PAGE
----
Sir: Your leading article supports the legalisation of voluntary euthanasia on the grounds of personal autonomy: if I want to die doctors should be allowed to end my life. However, before changes are made in social policy, two questions have to be asked. First is the proposed change necessary, and, second, what will be the wider consequences.
On the evidence of the film on BBC2 last evening (15 March), Cees van Wendel de Joode was given two options. Either his decline and death would bring terrible suffering - pain, choking, suffocation and waterlogged lungs - or these could be prevented by killing him. He was not offered the third option of good palliative care. All the evidence from hospices demonstrates that, even for people with terminal neurological disease, these symptoms can be controlled. That choice was not put to him; his decision was an ill-informed one.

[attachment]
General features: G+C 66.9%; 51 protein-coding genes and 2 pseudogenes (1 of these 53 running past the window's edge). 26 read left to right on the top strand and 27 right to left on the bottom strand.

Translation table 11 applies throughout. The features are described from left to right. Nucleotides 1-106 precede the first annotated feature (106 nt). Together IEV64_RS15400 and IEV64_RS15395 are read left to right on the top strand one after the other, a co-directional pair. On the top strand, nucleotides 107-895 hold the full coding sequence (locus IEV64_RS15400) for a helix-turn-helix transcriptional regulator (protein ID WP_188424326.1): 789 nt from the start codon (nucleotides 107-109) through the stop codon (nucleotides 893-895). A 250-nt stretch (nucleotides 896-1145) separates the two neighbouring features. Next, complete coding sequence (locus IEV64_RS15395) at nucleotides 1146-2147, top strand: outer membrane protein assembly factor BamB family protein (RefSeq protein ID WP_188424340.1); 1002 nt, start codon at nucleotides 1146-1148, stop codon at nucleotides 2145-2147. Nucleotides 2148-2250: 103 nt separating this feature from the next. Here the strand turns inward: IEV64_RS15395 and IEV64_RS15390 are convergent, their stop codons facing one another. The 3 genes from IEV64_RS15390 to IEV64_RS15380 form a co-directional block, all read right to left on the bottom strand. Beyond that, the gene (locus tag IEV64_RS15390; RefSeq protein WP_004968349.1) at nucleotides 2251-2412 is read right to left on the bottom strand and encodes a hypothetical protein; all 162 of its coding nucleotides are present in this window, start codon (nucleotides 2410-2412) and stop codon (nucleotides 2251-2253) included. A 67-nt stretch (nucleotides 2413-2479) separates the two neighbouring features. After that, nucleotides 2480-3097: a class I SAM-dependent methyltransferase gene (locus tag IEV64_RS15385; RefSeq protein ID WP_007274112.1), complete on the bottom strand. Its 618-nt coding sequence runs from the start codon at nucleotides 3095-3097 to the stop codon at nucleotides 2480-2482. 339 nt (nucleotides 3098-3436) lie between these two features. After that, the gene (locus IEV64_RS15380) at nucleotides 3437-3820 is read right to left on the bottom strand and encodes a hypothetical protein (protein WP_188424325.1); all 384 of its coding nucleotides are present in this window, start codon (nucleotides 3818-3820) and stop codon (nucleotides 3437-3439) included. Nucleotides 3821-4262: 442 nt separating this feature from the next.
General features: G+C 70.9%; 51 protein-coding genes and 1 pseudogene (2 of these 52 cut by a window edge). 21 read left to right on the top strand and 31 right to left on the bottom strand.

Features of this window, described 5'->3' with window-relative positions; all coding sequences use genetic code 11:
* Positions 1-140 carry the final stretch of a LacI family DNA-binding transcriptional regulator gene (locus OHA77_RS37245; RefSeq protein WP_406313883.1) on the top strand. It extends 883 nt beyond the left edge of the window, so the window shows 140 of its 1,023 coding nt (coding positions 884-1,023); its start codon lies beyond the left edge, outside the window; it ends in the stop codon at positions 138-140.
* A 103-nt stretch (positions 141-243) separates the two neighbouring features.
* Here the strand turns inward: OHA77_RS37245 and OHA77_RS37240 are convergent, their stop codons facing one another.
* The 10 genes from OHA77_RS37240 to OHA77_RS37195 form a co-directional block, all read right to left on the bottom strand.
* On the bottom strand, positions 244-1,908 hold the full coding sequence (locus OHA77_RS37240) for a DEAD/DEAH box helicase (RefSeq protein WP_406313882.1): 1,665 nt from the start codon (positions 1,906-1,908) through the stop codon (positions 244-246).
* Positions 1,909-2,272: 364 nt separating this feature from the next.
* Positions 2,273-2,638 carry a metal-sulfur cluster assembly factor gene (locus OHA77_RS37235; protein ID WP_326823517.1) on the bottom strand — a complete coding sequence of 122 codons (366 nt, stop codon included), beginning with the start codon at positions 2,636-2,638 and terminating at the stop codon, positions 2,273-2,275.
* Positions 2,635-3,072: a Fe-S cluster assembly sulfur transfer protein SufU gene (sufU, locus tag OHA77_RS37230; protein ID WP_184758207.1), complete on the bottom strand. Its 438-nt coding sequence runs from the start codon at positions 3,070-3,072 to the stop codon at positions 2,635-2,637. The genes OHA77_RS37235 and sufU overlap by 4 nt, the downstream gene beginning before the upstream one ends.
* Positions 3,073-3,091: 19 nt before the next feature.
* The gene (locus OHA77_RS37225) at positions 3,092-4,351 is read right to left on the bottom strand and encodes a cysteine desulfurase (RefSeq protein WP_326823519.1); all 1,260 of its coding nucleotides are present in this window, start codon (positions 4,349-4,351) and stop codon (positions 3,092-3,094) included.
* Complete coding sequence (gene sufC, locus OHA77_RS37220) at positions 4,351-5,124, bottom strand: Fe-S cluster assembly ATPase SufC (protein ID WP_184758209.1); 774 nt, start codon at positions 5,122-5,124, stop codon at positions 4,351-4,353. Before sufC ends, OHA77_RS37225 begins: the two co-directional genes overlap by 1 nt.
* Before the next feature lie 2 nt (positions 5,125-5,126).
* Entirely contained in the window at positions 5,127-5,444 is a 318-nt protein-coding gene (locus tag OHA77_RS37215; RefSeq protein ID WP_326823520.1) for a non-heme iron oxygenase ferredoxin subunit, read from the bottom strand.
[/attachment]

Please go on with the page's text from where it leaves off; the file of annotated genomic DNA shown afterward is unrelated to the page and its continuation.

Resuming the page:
It sounds very plausible to centre the debate on personal freedom; but where the exercise of that freedom infringes the freedom of others, limits should be placed upon it.
The protagonists of euthanasia insist that in Holland euthanasia is only administered at the consistent request of an incurable patient.The fact remains that in Holland around 1,000 people each year are killed by their doctors without these criteria being met. What is voluntary for some is assumed to be in the best interests of others. There is no reason to believe that a similar pattern would not rapidly develop here.
The answer to the suffering of the terminally ill is not to kill them but to care for them properly.
Royal Devon and Exeter
Healthcare NHS Trust